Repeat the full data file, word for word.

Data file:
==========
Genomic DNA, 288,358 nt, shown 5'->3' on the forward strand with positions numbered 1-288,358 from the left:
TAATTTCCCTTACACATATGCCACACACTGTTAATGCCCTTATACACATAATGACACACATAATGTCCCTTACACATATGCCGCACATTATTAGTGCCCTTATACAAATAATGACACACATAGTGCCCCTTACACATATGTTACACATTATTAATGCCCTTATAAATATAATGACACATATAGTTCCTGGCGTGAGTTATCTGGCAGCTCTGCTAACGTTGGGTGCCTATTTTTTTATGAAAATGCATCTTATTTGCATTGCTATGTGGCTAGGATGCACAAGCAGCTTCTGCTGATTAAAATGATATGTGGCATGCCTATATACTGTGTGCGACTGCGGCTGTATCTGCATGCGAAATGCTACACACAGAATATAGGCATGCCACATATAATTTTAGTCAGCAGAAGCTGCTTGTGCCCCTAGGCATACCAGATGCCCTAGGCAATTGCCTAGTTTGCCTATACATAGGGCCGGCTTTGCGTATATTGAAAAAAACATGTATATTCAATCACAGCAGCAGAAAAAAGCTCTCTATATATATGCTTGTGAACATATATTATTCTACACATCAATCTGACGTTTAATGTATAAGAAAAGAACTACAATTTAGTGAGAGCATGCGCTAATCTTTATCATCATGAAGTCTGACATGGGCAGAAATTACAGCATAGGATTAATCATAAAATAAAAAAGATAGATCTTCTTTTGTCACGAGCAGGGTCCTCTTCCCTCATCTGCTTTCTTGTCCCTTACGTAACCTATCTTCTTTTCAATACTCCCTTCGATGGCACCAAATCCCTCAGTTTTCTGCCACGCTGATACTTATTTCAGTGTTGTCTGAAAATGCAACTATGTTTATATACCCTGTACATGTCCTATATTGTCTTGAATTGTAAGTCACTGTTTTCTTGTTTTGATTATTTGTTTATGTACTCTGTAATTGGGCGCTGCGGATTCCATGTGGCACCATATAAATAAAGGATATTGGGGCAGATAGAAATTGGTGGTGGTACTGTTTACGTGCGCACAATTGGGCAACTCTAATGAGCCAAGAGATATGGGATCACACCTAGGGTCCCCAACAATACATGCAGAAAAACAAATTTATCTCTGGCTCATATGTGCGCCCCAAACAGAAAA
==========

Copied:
Genomic DNA, 288,358 nt, shown 5'->3' on the forward strand with positions numbered 1-288,358 from the left:
TAATTTCCCTTACACATATGCCACACACTGTTAATGCCCTTATACACATAATGACACACATAATGTCCCTTACACATATGCCGCACATTATTAGTGCCCTTATACAAATAATGACACACATAGTGCCCCTTACACATATGTTACACATTATTAATGCCCTTATAAATATAATGACACATATAGTTCCTGGCGTGAGTTATCTGGCAGCTCTGCTAACGTTGGGTGCCTATTTTTTTATGAAAATGCATCTTATTTGCATTGCTATGTGGCTAGGATGCACAAGCAGCTTCTGCTGATTAAAATGATATGTGGCATGCCTATATACTGTGTGCGACTGCGGCTGTATCTGCATGCGAAATGCTACACACAGAATATAGGCATGCCACATATAATTTTAGTCAGCAGAAGCTGCTTGTGCCCCTAGGCATACCAGATGCCCTAGGCAATTGCCTAGTTTGCCTATACATAGGGCCGGCTTTGCGTATATTGAAAAAAACATGTATATTCAATCACAGCAGCAGAAAAAAGCTCTCTATATATATGCTTGTGAACATATATTATTCTACACATCAATCTGACGTTTAATGTATAAGAAAAGAACTACAATTTAGTGAGAGCATGCGCTAATCTTTATCATCATGAAGTCTGACATGGGCAGAAATTACAGCATAGGATTAATCATAAAATAAAAAAGATAGATCTTCTTTTGTCACGAGCAGGGTCCTCTTCCCTCATCTGCTTTCTTGTCCCTTACGTAACCTATCTTCTTTTCAATACTCCCTTCGATGGCACCAAATCCCTCAGTTTTCTGCCACGCTGATACTTATTTCAGTGTTGTCTGAAAATGCAACTATGTTTATATACCCTGTACATGTCCTATATTGTCTTGAATTGTAAGTCACTGTTTTCTTGTTTTGATTATTTGTTTATGTACTCTGTAATTGGGCGCTGCGGATTCCATGTGGCACCATATAAATAAAGGATATTGGGGCAGATAGAAATTGGTGGTGGTACTGTTTACGTGCGCACAATTGGGCAACTCTAATGAGCCAAGAGATATGGGATCACACCTAGGGTCCCCAACAATACATGCAGAAAAACAAATTTATCTCTGGCTCATATGTGCGCCCCAAACAGAAAA